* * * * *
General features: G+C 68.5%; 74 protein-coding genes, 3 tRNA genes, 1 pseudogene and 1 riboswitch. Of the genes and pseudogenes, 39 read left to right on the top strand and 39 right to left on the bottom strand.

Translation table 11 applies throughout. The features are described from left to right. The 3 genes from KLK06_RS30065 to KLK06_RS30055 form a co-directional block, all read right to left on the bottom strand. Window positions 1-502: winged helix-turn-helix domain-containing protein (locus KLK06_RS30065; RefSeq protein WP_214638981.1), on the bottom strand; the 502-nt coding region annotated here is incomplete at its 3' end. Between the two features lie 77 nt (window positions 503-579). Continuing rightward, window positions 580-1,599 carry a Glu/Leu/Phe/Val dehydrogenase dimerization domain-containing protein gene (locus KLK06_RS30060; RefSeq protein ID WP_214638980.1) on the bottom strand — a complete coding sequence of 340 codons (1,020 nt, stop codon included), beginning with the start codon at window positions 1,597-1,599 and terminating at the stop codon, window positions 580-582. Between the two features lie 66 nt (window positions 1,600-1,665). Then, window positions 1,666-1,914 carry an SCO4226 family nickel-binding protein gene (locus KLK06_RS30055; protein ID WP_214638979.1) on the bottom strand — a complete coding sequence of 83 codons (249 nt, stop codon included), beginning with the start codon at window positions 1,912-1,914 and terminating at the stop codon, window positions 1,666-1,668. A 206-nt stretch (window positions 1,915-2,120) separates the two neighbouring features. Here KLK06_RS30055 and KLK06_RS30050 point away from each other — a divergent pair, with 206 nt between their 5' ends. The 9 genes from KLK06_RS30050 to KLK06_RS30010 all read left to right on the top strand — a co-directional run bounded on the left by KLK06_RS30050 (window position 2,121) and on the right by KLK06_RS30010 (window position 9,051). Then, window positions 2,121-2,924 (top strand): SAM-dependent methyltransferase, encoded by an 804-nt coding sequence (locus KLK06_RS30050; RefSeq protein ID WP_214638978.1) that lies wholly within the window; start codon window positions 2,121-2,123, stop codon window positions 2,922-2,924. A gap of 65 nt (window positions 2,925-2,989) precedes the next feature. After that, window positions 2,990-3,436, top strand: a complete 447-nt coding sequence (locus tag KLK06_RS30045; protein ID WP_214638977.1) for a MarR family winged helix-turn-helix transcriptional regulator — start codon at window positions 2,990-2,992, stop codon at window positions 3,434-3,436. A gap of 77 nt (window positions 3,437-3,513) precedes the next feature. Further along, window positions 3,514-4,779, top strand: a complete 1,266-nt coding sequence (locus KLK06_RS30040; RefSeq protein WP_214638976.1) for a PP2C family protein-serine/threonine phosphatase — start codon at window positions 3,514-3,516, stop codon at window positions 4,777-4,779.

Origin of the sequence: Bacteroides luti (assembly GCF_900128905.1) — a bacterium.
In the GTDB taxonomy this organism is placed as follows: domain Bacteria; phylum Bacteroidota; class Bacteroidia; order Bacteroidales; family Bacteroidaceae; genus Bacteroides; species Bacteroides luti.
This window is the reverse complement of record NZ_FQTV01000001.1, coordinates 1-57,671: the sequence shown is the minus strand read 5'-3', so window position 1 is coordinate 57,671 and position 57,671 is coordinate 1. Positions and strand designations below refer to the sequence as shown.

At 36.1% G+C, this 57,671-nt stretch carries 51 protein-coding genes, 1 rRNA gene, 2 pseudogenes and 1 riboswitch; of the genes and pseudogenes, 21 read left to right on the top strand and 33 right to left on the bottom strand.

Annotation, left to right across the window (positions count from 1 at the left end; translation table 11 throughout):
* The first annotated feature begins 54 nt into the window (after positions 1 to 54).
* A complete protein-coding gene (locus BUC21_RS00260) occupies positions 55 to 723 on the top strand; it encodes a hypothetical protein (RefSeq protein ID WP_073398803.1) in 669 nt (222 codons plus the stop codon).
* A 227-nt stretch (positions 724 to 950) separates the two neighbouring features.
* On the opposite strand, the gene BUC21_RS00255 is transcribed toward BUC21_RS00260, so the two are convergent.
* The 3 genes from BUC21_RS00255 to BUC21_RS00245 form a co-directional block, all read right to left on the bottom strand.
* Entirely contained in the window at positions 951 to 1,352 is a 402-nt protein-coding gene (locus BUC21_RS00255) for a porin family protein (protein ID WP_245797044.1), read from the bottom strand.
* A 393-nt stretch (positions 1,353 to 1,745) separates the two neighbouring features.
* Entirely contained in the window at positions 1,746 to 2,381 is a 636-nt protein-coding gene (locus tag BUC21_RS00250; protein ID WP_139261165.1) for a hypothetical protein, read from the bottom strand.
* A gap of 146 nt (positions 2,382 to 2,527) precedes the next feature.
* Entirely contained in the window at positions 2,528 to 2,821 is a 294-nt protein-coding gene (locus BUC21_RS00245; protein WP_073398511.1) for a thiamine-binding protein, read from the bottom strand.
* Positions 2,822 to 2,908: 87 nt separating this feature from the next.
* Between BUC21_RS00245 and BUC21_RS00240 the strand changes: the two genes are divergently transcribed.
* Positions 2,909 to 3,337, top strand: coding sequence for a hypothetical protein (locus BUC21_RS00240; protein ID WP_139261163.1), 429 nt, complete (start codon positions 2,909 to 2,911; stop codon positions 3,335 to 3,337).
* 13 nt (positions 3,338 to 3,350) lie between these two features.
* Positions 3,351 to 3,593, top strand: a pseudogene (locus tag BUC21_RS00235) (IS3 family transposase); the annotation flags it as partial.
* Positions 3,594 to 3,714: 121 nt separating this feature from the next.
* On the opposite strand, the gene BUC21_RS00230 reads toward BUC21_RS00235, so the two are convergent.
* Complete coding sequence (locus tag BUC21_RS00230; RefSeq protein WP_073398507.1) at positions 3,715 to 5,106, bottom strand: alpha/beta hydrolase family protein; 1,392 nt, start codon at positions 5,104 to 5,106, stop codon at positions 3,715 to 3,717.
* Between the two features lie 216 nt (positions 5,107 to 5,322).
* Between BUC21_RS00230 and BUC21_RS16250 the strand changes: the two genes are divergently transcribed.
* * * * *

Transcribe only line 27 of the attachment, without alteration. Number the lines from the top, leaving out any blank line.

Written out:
* Between BUC21_RS00230 and BUC21_RS16250 the strand changes: the two genes are divergently transcribed.